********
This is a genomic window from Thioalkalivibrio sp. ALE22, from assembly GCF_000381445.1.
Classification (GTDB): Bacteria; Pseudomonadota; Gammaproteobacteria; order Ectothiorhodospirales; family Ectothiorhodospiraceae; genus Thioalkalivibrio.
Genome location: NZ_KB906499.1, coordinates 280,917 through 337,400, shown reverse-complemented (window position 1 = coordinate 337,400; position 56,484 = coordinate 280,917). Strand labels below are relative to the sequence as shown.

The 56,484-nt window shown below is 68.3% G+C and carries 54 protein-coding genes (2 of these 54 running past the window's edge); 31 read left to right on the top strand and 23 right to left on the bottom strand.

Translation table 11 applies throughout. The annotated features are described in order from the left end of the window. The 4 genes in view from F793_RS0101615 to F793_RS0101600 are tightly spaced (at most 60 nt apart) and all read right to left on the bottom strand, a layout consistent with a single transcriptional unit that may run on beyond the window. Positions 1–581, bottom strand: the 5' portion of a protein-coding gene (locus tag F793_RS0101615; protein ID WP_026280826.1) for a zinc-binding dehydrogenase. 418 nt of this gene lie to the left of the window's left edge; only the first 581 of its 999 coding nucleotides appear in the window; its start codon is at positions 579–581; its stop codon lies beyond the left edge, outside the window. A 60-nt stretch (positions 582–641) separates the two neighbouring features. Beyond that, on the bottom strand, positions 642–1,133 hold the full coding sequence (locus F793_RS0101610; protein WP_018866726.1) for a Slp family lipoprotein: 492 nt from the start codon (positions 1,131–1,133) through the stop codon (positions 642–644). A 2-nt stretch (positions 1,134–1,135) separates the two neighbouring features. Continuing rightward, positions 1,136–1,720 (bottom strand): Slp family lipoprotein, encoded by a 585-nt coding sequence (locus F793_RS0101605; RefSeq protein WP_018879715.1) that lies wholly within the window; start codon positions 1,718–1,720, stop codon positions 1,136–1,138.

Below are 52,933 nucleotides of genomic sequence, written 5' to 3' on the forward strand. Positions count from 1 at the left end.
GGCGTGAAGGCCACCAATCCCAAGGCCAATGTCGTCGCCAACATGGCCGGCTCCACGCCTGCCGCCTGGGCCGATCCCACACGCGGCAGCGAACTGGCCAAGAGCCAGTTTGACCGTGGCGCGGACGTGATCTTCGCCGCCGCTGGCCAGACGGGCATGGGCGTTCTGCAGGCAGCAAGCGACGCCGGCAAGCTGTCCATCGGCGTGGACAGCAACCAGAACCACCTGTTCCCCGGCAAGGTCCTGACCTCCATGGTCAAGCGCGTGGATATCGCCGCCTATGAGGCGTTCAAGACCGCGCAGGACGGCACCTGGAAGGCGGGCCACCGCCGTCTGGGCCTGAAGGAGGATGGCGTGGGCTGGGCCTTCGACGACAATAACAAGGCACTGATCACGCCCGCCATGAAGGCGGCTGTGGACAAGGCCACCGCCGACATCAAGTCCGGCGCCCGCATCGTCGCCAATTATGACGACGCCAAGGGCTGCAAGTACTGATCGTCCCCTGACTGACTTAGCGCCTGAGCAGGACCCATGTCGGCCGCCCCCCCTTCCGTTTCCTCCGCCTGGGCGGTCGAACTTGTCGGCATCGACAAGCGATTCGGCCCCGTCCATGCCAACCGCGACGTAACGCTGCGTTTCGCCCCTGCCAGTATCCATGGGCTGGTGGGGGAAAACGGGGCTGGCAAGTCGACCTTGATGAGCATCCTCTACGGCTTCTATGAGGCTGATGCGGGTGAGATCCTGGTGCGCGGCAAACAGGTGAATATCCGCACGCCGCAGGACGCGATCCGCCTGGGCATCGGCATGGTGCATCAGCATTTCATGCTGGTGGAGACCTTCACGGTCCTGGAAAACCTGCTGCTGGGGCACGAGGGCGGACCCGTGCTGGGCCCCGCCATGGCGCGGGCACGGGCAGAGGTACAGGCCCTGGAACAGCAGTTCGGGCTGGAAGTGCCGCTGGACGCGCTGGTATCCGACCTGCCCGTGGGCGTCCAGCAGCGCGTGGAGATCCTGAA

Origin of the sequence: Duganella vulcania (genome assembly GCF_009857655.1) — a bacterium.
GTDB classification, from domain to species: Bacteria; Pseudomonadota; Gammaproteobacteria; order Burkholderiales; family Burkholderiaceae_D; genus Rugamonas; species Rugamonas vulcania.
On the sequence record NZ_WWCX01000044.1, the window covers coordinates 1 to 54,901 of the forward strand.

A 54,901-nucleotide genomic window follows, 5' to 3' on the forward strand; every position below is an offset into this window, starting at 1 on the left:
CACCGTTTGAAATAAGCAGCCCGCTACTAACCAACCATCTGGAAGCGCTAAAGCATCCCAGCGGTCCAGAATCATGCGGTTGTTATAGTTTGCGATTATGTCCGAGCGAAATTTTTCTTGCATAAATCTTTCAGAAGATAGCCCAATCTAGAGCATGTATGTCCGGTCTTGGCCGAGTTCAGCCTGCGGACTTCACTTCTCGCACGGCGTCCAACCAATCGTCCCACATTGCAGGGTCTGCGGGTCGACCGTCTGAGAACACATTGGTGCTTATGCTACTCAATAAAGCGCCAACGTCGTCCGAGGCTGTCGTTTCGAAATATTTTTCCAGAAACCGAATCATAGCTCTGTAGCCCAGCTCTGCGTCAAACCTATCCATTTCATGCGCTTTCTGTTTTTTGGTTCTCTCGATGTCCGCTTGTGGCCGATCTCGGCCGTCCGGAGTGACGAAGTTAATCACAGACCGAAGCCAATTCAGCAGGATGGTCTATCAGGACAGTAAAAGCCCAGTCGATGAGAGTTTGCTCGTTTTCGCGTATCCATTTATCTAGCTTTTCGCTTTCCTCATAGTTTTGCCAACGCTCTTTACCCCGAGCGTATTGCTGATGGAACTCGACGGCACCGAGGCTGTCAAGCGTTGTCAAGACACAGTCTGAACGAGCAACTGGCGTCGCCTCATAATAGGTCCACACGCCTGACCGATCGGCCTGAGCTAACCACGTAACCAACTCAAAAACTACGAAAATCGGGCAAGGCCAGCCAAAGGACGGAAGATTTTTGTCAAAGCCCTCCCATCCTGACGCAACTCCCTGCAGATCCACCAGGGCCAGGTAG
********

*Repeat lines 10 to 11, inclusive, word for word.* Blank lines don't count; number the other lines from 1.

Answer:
On the sequence record NZ_WWCX01000044.1, the window covers coordinates 1 to 54,901 of the forward strand.

A 54,901-nucleotide genomic window follows, 5' to 3' on the forward strand; every position below is an offset into this window, starting at 1 on the left: